Bottom line, tools to support general planning and to assess server mobility can provide useful data points, but are not sufficient for comprehensive planning. Developing appropriate migration plans requires a comprehensive understanding of the entire environment including appropriate information from siloed tools and application SMEs (subject matter experts). Applications should be identified and assessed for readiness: some will be able to be migrated immediately, while others will have to be rewritten or modernized to be workable in the cloud. The indispensable first step for any migration is having an actionable picture of the entire data center, which includes:
■ Accurate information about where apps reside, who owns them, and what SLAs, RTOs, RPOs apply.
■ Complete knowledge regarding the application dependency landscape. Don't just rely on autodiscovery. Your subject matter experts know the ins and outs of your business and will be able to tell you things that machines can't detect.
■ A normalized view of the landscape.
■ Visual dependency mapping of the entire landscape, including what applications are dependent upon, and what is dependent upon them.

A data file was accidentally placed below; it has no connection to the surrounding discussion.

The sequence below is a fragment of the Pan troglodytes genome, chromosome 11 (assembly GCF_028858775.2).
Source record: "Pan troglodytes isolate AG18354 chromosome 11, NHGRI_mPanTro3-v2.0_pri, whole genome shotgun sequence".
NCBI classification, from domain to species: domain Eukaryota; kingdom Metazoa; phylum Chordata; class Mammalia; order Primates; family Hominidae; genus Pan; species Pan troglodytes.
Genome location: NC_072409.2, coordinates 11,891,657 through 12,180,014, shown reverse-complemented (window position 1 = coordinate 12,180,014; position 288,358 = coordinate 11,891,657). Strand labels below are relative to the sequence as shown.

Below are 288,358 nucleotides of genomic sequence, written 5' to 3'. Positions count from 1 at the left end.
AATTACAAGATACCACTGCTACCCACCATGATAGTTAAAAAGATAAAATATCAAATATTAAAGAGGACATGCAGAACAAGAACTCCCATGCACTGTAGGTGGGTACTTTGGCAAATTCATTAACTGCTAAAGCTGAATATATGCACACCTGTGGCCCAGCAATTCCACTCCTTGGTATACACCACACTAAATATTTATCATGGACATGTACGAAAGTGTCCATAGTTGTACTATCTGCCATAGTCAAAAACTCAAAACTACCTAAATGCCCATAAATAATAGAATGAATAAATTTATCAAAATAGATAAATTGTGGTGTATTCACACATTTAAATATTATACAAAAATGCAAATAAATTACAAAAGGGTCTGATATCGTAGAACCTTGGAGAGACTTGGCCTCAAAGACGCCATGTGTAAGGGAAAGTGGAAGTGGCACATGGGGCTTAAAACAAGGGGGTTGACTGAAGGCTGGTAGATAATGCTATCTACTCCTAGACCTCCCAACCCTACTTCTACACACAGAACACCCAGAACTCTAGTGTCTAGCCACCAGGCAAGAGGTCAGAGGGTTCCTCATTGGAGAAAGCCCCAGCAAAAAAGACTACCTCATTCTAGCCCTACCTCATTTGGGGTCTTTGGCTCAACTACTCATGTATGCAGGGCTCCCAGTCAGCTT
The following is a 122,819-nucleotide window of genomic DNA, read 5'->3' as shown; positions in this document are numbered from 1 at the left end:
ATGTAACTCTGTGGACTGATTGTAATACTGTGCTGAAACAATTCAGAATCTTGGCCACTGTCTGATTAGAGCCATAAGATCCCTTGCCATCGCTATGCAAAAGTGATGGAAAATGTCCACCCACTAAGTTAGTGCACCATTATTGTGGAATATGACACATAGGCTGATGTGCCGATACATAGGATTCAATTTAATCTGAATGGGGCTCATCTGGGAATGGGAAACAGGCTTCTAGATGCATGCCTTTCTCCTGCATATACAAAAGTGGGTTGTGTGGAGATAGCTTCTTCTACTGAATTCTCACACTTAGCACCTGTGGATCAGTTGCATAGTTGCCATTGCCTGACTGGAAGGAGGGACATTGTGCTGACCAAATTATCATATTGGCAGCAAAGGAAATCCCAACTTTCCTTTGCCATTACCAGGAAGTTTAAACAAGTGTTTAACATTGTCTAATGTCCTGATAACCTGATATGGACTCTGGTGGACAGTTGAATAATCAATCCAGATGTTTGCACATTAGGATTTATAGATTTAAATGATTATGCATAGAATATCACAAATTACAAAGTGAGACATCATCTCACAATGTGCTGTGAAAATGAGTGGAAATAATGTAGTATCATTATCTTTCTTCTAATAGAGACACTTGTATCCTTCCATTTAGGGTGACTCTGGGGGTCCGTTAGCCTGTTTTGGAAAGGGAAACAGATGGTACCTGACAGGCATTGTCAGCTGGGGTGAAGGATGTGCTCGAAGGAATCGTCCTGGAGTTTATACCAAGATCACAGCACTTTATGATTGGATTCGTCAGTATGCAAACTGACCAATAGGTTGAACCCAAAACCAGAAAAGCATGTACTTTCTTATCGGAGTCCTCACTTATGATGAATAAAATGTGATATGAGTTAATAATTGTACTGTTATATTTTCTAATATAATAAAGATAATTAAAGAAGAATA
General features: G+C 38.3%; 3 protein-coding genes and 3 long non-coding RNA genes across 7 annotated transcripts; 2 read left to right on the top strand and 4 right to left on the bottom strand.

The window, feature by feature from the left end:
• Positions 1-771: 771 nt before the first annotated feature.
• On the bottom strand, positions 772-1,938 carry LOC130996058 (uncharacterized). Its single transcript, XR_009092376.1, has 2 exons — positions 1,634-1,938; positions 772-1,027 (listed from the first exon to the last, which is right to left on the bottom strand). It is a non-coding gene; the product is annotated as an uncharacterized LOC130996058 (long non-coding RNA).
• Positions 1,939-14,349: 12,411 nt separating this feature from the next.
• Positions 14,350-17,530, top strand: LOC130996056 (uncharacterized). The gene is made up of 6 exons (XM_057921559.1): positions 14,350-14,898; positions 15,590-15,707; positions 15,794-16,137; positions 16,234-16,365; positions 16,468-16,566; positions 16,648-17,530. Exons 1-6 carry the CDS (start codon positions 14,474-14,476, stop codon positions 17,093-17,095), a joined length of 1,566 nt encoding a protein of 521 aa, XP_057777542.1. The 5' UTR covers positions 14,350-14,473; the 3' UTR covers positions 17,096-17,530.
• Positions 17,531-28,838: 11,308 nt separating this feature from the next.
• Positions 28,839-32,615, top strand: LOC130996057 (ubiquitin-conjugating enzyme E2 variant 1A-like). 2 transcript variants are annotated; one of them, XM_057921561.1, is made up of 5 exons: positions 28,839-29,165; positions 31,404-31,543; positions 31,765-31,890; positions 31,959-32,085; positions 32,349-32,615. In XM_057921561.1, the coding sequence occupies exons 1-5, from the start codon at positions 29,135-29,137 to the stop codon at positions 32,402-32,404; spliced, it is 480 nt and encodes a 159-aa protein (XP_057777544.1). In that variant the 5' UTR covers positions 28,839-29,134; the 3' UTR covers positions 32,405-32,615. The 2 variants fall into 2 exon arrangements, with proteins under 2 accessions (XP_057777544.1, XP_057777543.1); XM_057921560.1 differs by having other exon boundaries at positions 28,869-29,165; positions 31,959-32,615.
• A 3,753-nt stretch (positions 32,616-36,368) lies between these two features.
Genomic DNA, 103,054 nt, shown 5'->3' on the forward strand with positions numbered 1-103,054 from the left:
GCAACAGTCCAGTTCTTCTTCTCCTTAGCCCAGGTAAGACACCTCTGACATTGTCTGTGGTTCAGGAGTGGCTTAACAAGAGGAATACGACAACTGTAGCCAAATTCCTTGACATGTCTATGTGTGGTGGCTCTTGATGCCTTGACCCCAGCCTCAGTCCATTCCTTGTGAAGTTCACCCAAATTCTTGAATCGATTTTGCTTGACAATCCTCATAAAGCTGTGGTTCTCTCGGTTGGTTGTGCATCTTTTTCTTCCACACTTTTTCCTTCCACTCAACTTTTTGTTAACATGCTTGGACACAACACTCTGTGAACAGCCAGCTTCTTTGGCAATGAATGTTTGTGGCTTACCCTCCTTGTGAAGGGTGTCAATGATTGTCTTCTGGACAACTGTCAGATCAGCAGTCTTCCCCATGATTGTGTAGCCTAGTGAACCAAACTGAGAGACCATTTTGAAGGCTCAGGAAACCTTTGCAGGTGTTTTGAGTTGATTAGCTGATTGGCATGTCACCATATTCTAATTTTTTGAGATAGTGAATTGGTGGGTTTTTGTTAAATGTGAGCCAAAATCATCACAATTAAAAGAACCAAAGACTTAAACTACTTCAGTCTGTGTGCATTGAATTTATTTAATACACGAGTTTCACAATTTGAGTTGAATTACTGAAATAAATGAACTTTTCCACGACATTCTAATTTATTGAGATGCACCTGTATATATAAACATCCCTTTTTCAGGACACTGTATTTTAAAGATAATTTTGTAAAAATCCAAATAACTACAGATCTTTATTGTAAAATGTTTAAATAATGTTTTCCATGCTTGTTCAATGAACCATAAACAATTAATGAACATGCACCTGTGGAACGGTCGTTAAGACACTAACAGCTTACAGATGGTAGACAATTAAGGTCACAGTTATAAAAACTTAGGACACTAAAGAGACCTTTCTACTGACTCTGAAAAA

■ An understanding of what applications should generally be "grouped together" for a cloud move.
■ The ability to distinguish superfluous data from information that matters. For example, the operating system, manufacturer/model, and IP address are commonly used data points in migration analysis and planning activities, while other information such as CPU speed, MAC address, BIOS, and OS Install Date are simply not necessary or beneficial to the migration activities. Tracking unnecessary data will distract the team and slow down discovery. Don't boil the ocean; just capture the data you need.
Application migrations are among the most complex projects an organization can undertake and require a cautious approach. If you take the simplest path, assuming that rehost is the preferred approach, then rapid early progress can be achieved by first focusing on the easiest mobile workloads. But once you complete the migration of the easiest workloads, the progress will come to a screeching halt. The majority of your app-to-cloud migrations will require deeper analysis, more careful planning and choreographed execution to assure success.
Orchestration of such an ambitious and sometimes treacherous initiative may seem to be an elusive goal. To avoid mishaps or stalled projects, here are several tips for orchestrating successful outcomes of your cloud migration initiatives:
1. Move up the stack, take an application-centric approach
2. Establish visibility across all silos and users
3. Don't boil the ocean – leverage a sprint-based, iterative approach
4. Leverage existing info and tools where available
With a disciplined approach, you can drive successful outcomes for your cloud adoption initiatives. You'll achieve greater agility and scalability in hosting solutions while avoiding any unplanned outages of your business applications and services.